Chairman Kennedy also questioned whether spectrum sales in secondary markets would get "the highest value" for spectrum.
Chairman Pai said that secondary market sales have the advantage of bringing spectrum to market more quickly.
"Why can’t we redesign the system to improve speed to market?" Chairman Kennedy asked. He asked Chairman Pai to "make recommendations to us on laws we need to pass to allow you to achieve maximum revenues in the shortest time."
Sen. Jerry Moran (R., Kan.), who is also a member of the Senate Commerce, Science, and Transportation Committee, said he remains concerned about the accuracy of the FCC’s broadband mapping data.
Chairman Pai said that immediately after he became Chairman, he initiated a "comprehensive review of Form 477 data" for fixed broadband, and that he expects Commission staff to deliver recommendations to him "soon."
"On the mobility [broadband mapping data] side, … we believe one or more carriers may have submitted inaccurate data," and referred that issue "immediately" to staff for an enforcement investigation, he said. "I expect staff to come back to me soon with some conclusions on that investigation," he added.
Sen. Moran asked what the FCC has learned from the challenge process, which allows potential competing carriers and other stakeholders to challenge a carrier’s assertion that an area already has broadband service and thus is ineligible for subsidies.
"It has been illuminating," Chairman Pai said, adding that "consumers and small businesses have been able to pinpoint" areas where there isn’t coverage. "We’re looking at crowd-sourcing as a way to get information" to supplement carrier-provided information about broadband availability, he added.
Sen. Moran asked what resources the FTC needs to pursue data breach enforcement.
Chairman Simons said, "We lack civil penalty authority. We’d like to get targeted rulemaking [authority]. We’d like to get authority over non-profits and common carriers."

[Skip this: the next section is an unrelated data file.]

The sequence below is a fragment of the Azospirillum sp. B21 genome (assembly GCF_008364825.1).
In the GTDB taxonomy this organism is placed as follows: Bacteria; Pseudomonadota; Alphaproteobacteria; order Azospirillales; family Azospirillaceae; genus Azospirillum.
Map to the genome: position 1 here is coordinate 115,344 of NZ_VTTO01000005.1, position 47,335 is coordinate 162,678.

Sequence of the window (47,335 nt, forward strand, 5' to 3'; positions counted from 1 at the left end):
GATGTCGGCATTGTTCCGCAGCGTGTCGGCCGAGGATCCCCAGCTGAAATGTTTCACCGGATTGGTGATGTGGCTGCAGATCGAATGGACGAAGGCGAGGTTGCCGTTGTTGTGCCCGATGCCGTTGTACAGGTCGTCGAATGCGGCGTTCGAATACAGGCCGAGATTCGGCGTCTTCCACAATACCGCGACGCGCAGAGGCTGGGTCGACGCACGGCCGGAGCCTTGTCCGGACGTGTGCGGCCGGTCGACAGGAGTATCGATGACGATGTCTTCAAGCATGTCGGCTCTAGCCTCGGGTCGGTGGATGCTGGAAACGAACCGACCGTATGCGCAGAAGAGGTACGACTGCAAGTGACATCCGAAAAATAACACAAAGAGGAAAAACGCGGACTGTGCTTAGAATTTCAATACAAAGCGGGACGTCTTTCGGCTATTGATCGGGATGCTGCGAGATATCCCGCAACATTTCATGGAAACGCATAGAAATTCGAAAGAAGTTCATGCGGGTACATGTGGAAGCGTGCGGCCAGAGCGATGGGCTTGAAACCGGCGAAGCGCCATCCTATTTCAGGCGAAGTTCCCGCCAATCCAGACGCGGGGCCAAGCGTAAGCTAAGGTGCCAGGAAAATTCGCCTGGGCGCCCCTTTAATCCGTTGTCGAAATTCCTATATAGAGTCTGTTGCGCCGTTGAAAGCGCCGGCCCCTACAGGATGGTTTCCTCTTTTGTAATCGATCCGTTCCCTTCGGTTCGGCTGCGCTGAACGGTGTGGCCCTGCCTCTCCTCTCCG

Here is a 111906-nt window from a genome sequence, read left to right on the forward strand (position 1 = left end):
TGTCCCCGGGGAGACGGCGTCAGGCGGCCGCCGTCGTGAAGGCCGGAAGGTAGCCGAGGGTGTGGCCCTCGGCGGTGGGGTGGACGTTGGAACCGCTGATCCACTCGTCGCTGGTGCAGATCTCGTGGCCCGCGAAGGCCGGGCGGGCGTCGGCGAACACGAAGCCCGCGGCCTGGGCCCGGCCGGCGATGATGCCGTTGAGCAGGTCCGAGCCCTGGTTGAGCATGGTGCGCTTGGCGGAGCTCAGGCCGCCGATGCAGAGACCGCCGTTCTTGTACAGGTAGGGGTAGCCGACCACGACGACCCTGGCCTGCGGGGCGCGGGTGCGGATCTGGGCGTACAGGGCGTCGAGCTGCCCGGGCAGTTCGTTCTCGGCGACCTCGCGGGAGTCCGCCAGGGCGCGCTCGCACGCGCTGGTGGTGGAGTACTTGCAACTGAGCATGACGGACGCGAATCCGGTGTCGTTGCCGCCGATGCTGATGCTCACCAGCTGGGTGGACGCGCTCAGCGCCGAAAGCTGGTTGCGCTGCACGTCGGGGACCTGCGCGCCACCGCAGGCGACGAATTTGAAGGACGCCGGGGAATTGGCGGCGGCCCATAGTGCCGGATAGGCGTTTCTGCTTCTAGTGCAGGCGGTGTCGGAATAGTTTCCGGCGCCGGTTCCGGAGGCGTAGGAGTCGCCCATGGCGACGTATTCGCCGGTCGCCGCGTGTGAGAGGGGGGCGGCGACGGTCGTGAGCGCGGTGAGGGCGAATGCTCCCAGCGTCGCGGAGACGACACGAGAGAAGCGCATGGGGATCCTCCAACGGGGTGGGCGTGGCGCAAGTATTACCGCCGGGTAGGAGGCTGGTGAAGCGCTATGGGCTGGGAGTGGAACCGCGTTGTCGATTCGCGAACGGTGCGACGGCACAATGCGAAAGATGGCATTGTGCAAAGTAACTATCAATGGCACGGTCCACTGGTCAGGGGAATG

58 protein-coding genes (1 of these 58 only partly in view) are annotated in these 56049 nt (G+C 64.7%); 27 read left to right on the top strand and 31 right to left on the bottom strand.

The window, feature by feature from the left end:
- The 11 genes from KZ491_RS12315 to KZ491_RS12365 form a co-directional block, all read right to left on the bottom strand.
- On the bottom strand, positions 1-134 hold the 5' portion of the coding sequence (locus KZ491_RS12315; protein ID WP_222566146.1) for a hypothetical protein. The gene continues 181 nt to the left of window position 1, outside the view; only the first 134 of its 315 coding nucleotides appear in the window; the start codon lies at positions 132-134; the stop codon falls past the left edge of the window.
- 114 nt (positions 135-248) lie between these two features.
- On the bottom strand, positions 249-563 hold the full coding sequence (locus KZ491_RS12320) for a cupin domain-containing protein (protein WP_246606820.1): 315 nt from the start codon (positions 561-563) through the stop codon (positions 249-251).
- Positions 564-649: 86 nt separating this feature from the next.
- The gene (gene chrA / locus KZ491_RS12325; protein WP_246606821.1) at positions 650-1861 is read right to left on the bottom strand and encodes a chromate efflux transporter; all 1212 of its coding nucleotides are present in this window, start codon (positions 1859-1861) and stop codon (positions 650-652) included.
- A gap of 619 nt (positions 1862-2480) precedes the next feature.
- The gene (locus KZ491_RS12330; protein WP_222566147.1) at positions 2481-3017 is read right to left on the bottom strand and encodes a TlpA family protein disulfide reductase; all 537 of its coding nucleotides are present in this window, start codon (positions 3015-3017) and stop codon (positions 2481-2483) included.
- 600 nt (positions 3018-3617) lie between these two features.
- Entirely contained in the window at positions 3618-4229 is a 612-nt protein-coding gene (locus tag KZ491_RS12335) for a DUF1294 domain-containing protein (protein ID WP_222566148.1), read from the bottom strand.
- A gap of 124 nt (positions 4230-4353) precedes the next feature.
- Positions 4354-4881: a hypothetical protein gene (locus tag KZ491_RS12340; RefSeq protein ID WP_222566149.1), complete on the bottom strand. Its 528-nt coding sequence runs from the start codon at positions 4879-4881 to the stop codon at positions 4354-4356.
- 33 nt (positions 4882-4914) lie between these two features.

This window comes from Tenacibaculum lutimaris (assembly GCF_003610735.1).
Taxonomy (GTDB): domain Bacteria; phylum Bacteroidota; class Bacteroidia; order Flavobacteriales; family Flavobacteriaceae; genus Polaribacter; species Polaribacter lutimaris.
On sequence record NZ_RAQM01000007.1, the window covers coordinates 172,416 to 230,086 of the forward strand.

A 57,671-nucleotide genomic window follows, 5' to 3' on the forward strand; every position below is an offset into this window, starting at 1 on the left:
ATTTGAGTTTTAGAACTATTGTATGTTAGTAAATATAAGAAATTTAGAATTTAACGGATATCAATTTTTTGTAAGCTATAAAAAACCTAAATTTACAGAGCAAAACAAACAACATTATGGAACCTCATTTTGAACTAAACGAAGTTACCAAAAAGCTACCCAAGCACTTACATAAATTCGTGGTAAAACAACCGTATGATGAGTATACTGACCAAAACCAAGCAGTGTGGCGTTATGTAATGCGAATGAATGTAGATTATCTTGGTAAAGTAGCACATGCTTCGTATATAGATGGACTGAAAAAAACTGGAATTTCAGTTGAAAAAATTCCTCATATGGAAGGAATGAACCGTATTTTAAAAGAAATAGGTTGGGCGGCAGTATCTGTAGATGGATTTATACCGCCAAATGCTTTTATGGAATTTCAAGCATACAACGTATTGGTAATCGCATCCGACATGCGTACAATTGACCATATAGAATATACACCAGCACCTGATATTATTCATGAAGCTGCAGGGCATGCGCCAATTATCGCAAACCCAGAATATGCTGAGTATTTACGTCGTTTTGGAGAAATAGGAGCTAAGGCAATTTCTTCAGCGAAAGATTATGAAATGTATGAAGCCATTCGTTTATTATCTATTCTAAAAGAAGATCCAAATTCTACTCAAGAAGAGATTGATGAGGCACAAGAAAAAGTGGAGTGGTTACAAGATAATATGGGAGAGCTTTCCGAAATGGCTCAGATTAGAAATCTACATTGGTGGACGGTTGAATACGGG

Sen. Moran asked, "If Congress gave you those authorities, how would it affect your budget needs?"
"I think they would go up significantly," Chairman Simons said. He noted that while the United Kingdom agency with authority over data privacy has about 4,000 employees, and the Irish data authority has 140 employees, the FTC currently has 40 employees working on those issues.
Sen. James Lankford (R., Okla.) asked when the FCC will finish its report on cell jamming in prisons.
Chairman Pai said, "We are analyzing the recent report on which our own report is dependent," referencing an industry task force report on contraband cellphones in prisons (TR Daily, April 26).
Pressed by Sen. Lankford on how much longer the FCC’s own report would be, Chairman Pai said, "Much closer to one month than six months."
Sen. Coons asked about reports of carriers selling real-time location information.
Chairman Pai said, "I do share that concern" and "immediately directed our Enforcement Bureau to conduct an investigation." —Lynn Stanton, [email protected]
MainStory: FederalNews Congress FCC FTC SpectrumAllocation BroadbandDeployment